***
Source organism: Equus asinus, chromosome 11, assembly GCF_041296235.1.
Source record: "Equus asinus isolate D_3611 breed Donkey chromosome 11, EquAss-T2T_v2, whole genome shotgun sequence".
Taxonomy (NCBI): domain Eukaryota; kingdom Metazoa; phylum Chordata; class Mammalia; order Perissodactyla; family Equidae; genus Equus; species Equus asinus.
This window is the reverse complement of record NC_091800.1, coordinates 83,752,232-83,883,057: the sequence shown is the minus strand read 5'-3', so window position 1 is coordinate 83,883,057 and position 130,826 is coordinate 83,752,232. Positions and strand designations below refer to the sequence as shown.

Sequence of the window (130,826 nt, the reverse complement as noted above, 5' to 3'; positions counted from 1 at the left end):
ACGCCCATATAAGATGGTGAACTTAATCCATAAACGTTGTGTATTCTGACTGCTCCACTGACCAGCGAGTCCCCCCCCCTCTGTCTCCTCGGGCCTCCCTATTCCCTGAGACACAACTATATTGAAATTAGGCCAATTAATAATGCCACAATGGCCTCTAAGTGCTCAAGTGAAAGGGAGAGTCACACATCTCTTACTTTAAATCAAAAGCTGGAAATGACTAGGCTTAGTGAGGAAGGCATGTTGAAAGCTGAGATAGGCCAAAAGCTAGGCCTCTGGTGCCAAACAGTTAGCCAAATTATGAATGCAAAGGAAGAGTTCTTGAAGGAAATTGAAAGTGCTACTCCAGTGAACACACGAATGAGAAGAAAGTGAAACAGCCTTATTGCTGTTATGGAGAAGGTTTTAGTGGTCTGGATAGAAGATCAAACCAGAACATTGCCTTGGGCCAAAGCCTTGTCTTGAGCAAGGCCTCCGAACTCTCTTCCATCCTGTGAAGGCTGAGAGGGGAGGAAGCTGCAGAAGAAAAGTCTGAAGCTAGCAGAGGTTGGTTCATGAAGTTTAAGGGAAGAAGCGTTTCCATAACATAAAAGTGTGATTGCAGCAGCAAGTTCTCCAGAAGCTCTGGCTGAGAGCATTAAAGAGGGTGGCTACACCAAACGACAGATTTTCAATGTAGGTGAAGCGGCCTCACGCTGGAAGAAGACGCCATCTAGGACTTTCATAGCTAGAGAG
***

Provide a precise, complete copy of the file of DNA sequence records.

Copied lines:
Source organism: Equus asinus, chromosome 11, assembly GCF_041296235.1.
Source record: "Equus asinus isolate D_3611 breed Donkey chromosome 11, EquAss-T2T_v2, whole genome shotgun sequence".
Taxonomy (NCBI): domain Eukaryota; kingdom Metazoa; phylum Chordata; class Mammalia; order Perissodactyla; family Equidae; genus Equus; species Equus asinus.
This window is the reverse complement of record NC_091800.1, coordinates 83,752,232-83,883,057: the sequence shown is the minus strand read 5'-3', so window position 1 is coordinate 83,883,057 and position 130,826 is coordinate 83,752,232. Positions and strand designations below refer to the sequence as shown.

Sequence of the window (130,826 nt, the reverse complement as noted above, 5' to 3'; positions counted from 1 at the left end):
ACGCCCATATAAGATGGTGAACTTAATCCATAAACGTTGTGTATTCTGACTGCTCCACTGACCAGCGAGTCCCCCCCCCTCTGTCTCCTCGGGCCTCCCTATTCCCTGAGACACAACTATATTGAAATTAGGCCAATTAATAATGCCACAATGGCCTCTAAGTGCTCAAGTGAAAGGGAGAGTCACACATCTCTTACTTTAAATCAAAAGCTGGAAATGACTAGGCTTAGTGAGGAAGGCATGTTGAAAGCTGAGATAGGCCAAAAGCTAGGCCTCTGGTGCCAAACAGTTAGCCAAATTATGAATGCAAAGGAAGAGTTCTTGAAGGAAATTGAAAGTGCTACTCCAGTGAACACACGAATGAGAAGAAAGTGAAACAGCCTTATTGCTGTTATGGAGAAGGTTTTAGTGGTCTGGATAGAAGATCAAACCAGAACATTGCCTTGGGCCAAAGCCTTGTCTTGAGCAAGGCCTCCGAACTCTCTTCCATCCTGTGAAGGCTGAGAGGGGAGGAAGCTGCAGAAGAAAAGTCTGAAGCTAGCAGAGGTTGGTTCATGAAGTTTAAGGGAAGAAGCGTTTCCATAACATAAAAGTGTGATTGCAGCAGCAAGTTCTCCAGAAGCTCTGGCTGAGAGCATTAAAGAGGGTGGCTACACCAAACGACAGATTTTCAATGTAGGTGAAGCGGCCTCACGCTGGAAGAAGACGCCATCTAGGACTTTCATAGCTAGAGAG